In 1918, amid the ruins of the Russian state, the Soviets moved their new nation’s capital back to Moscow after an absence of two centuries. In the interval, the focus of their Orthodox empire was St. Petersburg – Russia’s “Window on the West,” where the Romanov tsars and tsarinas in their Winter Palace ruled the largest realm in history.
Their Russia was a contradiction in many ways: a backwards and impoverished state ruled by an elite that clung to tradition ... yet whose fascination with Western Europe created a hybrid overlay culture of arts and crafts.
See for yourself in Raleigh.
Through March 5, the N.C. Museum of History has twin exhibitions that focus on the splendor of imperial Russia: “The Tsars’ Cabinet: Two Hundred Years of Russian Decorative Arts Under the Romanovs” and “Windows into Heaven: Russian Icons from the Lilly and Francis Robicsek Collection of Religious Art.”
The former is a nationally touring show that points up the Russian dynasty’s taste for opulence. There’s hand-painted porcelain from the Imperial Porcelain Factory, including figurines depicting different people of different ethnic groups within the empire, pieces of imperial table service, a gem-encrusted jewel casket and a gilded silver and shaded cloisonné enamel cigar case made by the famed Russian jeweler Faberge. There are more than 230 decorative objects, spanning reigns from Peter the Great to final tsar Nicholas II.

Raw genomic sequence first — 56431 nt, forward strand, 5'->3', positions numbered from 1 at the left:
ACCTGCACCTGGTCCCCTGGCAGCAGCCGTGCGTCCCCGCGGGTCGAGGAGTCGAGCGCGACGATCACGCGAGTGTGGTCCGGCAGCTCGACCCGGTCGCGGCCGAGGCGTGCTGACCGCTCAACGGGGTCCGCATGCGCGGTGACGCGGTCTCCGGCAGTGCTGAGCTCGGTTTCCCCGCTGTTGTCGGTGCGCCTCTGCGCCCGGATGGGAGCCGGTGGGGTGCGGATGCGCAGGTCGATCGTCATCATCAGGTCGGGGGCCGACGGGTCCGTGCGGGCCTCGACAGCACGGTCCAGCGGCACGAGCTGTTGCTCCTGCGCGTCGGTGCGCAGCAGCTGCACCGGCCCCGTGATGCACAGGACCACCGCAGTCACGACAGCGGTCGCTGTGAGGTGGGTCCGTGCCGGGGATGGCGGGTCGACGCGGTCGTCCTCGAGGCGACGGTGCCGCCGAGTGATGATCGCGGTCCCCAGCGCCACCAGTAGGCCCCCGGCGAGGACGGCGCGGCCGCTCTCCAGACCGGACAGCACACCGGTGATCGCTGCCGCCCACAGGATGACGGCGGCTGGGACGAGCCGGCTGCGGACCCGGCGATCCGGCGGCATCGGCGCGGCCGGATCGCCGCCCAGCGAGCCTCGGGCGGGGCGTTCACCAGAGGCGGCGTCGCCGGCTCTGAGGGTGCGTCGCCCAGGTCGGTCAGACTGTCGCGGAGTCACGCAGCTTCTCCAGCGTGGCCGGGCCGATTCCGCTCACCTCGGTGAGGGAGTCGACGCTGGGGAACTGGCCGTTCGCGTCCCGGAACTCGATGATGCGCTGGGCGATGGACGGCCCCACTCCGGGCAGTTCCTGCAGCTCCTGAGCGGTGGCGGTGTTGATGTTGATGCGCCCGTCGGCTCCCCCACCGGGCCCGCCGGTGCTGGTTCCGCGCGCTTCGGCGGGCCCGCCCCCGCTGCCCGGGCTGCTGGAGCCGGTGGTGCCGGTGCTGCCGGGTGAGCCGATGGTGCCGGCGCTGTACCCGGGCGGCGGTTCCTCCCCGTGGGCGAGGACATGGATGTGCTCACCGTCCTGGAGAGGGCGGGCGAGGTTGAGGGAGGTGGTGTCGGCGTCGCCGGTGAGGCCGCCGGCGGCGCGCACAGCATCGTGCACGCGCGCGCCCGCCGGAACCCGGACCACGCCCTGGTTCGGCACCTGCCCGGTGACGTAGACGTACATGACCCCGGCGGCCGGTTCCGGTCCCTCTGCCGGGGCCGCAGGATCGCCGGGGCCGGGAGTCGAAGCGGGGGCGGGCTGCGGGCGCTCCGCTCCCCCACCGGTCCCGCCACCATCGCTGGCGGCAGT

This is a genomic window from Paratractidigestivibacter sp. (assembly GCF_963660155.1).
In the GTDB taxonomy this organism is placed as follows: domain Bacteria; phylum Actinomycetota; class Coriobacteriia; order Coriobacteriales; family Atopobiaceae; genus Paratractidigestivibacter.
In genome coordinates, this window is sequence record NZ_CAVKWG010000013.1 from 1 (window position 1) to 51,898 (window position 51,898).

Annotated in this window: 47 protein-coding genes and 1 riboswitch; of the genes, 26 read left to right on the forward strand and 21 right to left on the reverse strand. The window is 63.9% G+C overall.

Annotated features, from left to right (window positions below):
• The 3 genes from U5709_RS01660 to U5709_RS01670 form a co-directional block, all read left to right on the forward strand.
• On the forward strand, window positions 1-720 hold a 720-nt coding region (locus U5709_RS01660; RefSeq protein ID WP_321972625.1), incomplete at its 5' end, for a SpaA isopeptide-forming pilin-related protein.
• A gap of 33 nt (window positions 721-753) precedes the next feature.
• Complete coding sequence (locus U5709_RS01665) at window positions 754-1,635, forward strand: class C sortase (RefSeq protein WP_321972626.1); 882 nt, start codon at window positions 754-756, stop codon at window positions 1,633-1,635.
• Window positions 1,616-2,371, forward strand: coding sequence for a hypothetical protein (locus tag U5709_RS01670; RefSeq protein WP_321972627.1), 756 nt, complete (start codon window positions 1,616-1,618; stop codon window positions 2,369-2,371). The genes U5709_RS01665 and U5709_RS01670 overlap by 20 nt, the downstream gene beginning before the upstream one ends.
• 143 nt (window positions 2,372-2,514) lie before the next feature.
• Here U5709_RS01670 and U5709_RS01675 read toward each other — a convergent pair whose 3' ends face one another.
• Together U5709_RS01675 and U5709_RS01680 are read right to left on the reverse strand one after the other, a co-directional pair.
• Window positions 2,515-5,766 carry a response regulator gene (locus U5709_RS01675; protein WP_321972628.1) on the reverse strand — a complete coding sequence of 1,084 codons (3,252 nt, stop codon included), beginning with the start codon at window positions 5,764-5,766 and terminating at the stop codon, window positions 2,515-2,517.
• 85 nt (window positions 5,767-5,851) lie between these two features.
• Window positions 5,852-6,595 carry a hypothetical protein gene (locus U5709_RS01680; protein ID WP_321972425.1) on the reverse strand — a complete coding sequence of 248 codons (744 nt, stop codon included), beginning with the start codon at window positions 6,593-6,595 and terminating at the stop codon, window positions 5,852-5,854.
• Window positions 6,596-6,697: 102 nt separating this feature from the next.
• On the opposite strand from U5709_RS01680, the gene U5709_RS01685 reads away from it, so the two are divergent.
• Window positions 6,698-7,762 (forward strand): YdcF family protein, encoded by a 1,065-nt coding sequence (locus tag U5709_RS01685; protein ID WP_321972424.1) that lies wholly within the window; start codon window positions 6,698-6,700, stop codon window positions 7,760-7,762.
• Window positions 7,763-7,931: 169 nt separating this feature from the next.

“Windows into Heaven” profiles a different Russian artistry, the fascination that members of the Russian Orthodox faith had for religious icons during the Romanov centuries. The Russian faith is an offshoot of Byzantine Christianity, which formally parted ways with Roman Catholicism in 1054. Icons – whether painted or carved – are religious images created for veneration. As a focus for prayers and meditation, they serve as “windows into heaven” for believers.
They were traditionally crafted by monks and nuns and are stylized and rich with religious symbolism.
The 36 on display in Raleigh are from the 18th- and 19th-century Romanov heyday and are from the private collection of Dr. Francis Robiscek, the eminent, now-retired Charlotte heart surgeon, and his wife, Lilly. Their collection of pre-Columbian art powers the “Art of the Ancient Americas” galleries at Charlotte’s Mint Museum Randolph; The Mint featured a “Windows into Heaven” show in 2003.
The shows are adjacent on the museum’s third floor.
The pairing of “The Tsars’ Cabinet” and “Windows into Heaven” in Raleigh – baubles and religious art – points up Russian artistry as well as cultural contradictions.
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